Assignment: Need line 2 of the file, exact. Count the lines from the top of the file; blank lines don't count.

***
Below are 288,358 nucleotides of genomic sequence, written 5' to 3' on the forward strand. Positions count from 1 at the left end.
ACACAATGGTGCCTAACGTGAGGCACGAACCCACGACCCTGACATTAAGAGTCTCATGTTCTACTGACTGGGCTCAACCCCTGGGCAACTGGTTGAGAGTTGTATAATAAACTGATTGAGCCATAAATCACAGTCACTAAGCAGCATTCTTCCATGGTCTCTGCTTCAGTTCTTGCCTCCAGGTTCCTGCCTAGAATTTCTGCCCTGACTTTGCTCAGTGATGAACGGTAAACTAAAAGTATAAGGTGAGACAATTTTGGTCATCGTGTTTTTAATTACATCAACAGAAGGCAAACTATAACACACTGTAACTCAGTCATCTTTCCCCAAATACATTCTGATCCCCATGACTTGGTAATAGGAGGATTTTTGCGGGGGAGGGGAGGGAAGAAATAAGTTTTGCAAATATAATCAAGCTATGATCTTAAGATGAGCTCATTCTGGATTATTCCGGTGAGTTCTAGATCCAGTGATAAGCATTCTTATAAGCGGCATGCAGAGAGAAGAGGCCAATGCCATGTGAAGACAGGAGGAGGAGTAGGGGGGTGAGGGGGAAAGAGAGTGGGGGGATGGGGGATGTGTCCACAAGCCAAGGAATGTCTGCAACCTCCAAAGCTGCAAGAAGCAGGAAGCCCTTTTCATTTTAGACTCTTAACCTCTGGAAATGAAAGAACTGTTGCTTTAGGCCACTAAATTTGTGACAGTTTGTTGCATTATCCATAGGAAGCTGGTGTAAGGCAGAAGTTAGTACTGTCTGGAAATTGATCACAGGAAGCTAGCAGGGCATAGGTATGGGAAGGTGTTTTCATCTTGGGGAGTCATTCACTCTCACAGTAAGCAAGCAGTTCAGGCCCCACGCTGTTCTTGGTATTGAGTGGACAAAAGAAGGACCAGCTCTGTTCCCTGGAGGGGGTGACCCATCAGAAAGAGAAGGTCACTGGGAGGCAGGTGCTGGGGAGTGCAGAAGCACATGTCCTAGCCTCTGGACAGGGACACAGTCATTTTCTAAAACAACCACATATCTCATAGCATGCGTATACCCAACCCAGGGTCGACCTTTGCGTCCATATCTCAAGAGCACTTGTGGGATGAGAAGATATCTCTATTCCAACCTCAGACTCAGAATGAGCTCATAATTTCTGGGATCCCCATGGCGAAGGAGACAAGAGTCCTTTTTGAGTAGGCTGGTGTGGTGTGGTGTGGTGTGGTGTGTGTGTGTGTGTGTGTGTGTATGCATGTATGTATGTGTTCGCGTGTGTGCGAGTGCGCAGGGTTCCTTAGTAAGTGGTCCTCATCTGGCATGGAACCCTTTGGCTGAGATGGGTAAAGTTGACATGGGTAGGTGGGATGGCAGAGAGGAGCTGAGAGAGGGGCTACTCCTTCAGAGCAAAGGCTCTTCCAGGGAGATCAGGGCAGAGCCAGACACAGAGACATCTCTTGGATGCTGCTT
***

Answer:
ACACAATGGTGCCTAACGTGAGGCACGAACCCACGACCCTGACATTAAGAGTCTCATGTTCTACTGACTGGGCTCAACCCCTGGGCAACTGGTTGAGAGTTGTATAATAAACTGATTGAGCCATAAATCACAGTCACTAAGCAGCATTCTTCCATGGTCTCTGCTTCAGTTCTTGCCTCCAGGTTCCTGCCTAGAATTTCTGCCCTGACTTTGCTCAGTGATGAACGGTAAACTAAAAGTATAAGGTGAGACAATTTTGGTCATCGTGTTTTTAATTACATCAACAGAAGGCAAACTATAACACACTGTAACTCAGTCATCTTTCCCCAAATACATTCTGATCCCCATGACTTGGTAATAGGAGGATTTTTGCGGGGGAGGGGAGGGAAGAAATAAGTTTTGCAAATATAATCAAGCTATGATCTTAAGATGAGCTCATTCTGGATTATTCCGGTGAGTTCTAGATCCAGTGATAAGCATTCTTATAAGCGGCATGCAGAGAGAAGAGGCCAATGCCATGTGAAGACAGGAGGAGGAGTAGGGGGGTGAGGGGGAAAGAGAGTGGGGGGATGGGGGATGTGTCCACAAGCCAAGGAATGTCTGCAACCTCCAAAGCTGCAAGAAGCAGGAAGCCCTTTTCATTTTAGACTCTTAACCTCTGGAAATGAAAGAACTGTTGCTTTAGGCCACTAAATTTGTGACAGTTTGTTGCATTATCCATAGGAAGCTGGTGTAAGGCAGAAGTTAGTACTGTCTGGAAATTGATCACAGGAAGCTAGCAGGGCATAGGTATGGGAAGGTGTTTTCATCTTGGGGAGTCATTCACTCTCACAGTAAGCAAGCAGTTCAGGCCCCACGCTGTTCTTGGTATTGAGTGGACAAAAGAAGGACCAGCTCTGTTCCCTGGAGGGGGTGACCCATCAGAAAGAGAAGGTCACTGGGAGGCAGGTGCTGGGGAGTGCAGAAGCACATGTCCTAGCCTCTGGACAGGGACACAGTCATTTTCTAAAACAACCACATATCTCATAGCATGCGTATACCCAACCCAGGGTCGACCTTTGCGTCCATATCTCAAGAGCACTTGTGGGATGAGAAGATATCTCTATTCCAACCTCAGACTCAGAATGAGCTCATAATTTCTGGGATCCCCATGGCGAAGGAGACAAGAGTCCTTTTTGAGTAGGCTGGTGTGGTGTGGTGTGGTGTGGTGTGTGTGTGTGTGTGTGTGTGTATGCATGTATGTATGTGTTCGCGTGTGTGCGAGTGCGCAGGGTTCCTTAGTAAGTGGTCCTCATCTGGCATGGAACCCTTTGGCTGAGATGGGTAAAGTTGACATGGGTAGGTGGGATGGCAGAGAGGAGCTGAGAGAGGGGCTACTCCTTCAGAGCAAAGGCTCTTCCAGGGAGATCAGGGCAGAGCCAGACACAGAGACATCTCTTGGATGCTGCTT